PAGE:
Afficher la totalité du billet

MainSpring

MainSpring

 

How to budget for custom app maintenance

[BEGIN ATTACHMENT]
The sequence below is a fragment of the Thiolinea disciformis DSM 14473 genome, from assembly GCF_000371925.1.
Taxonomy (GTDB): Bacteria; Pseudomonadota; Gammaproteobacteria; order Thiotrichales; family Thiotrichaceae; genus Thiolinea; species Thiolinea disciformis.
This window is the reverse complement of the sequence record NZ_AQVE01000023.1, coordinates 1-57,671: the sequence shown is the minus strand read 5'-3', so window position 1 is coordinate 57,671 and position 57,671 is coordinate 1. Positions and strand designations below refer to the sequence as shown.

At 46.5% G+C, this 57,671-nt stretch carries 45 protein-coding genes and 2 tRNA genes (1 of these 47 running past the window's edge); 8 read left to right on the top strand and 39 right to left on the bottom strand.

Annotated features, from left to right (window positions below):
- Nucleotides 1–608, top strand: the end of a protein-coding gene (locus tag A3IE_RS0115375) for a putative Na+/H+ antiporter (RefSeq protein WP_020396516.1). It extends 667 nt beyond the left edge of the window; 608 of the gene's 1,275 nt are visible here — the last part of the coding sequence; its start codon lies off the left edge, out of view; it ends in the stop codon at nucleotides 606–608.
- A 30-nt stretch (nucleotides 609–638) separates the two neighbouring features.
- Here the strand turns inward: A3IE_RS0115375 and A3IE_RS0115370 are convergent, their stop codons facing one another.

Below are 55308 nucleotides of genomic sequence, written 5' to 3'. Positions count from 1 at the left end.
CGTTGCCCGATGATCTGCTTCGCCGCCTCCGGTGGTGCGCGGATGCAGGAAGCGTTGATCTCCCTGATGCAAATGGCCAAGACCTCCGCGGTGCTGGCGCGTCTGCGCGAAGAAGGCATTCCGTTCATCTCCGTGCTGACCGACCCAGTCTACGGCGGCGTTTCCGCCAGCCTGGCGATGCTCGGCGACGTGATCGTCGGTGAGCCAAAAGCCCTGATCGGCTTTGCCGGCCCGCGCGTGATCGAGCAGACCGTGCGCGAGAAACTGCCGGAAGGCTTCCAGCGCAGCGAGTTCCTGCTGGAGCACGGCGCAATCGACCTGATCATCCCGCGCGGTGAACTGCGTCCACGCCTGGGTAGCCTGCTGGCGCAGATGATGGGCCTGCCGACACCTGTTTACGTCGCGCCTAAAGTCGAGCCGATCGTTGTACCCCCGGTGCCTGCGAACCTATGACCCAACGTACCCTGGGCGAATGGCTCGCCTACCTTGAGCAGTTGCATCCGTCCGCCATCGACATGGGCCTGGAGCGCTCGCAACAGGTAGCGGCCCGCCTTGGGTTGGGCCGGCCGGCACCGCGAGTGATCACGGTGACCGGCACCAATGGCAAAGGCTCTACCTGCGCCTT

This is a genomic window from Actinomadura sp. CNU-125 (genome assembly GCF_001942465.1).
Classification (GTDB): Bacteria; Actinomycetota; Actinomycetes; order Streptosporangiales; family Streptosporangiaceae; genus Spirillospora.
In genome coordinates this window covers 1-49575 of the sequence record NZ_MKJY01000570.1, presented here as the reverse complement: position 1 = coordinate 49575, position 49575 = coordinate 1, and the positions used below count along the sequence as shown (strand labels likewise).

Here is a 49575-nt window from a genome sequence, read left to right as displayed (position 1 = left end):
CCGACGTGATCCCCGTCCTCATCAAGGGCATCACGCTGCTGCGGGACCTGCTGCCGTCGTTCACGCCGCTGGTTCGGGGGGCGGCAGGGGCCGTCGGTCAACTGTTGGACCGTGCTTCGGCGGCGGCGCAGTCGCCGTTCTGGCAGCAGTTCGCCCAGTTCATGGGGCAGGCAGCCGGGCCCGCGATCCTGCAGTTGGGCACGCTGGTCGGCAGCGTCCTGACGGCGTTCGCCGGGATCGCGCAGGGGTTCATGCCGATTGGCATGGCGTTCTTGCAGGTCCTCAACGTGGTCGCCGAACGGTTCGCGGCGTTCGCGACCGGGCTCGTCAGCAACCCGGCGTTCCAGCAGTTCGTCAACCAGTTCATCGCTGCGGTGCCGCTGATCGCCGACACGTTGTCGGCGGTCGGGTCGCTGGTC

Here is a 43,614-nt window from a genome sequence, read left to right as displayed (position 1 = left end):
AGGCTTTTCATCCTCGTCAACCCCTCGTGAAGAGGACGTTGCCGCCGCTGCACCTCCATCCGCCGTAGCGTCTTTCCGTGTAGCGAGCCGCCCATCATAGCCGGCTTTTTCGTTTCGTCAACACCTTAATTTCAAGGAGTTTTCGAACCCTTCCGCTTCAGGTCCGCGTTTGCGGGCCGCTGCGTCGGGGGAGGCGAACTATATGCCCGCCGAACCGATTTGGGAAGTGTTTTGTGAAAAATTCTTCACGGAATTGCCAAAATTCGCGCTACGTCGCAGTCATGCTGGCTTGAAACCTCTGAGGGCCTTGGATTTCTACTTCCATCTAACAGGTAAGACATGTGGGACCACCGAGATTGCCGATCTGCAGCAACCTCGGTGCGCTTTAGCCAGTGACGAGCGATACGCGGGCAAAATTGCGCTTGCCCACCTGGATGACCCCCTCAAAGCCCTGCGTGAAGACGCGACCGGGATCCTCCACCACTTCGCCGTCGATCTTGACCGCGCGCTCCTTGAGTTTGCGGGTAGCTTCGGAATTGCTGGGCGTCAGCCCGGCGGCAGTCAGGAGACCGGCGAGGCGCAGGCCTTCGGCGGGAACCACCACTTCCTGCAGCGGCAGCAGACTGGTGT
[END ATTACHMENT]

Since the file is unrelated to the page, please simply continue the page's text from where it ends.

Now that you’re armed with an overview of the types of custom app maintenance, it’s time to consider how to budget for the somewhat murky mix of known and unknowns that make up custom application maintenance. Our recommendation for support budgeting comes down to three factors: scale, complexity, and investment. The scale of an application refers to the number of different functions and features an application has. It’s typically reflected directly in the initial development budget. Application complexity is a function of the intricacy of the features developed and their susceptibility to reactive maintainence. Integration with an accounting application is an example of a complex feature. Investment is the budgeted amount for proactive maintenance to improve the system beyond the initial scope. Here are three typical support scenarios showing the scales that we use when making budget recommendations: Scale Complexity Investment Budget $8,000 Low – 5% Standard – 25% $2,400 $12,000 High – 15% Low – 10% $3,000 $35,000 Medium – 10% High – 35% $15,750   Beyond budgetary advice and technical expertise, MainSpring also offers our clients the option to enroll in a support program with a scheduled maintenance check-in to ensure that issues are addressed and goals are met. Based upon our knowledge of your business and your custom application, we create an annual support plan with a schedule that fits your needs. Coupling this with a discounted support block of the appropriate size ensures your maintenance needs are being met in a budget-friendly way. Working with your development team consistently is the key to putting new ideas into action and making sure your custom application will continue providing return on investment (ROI) for years to come. If you’re ready to start the conversation about your custom app, book a meeting with me and let’s chat.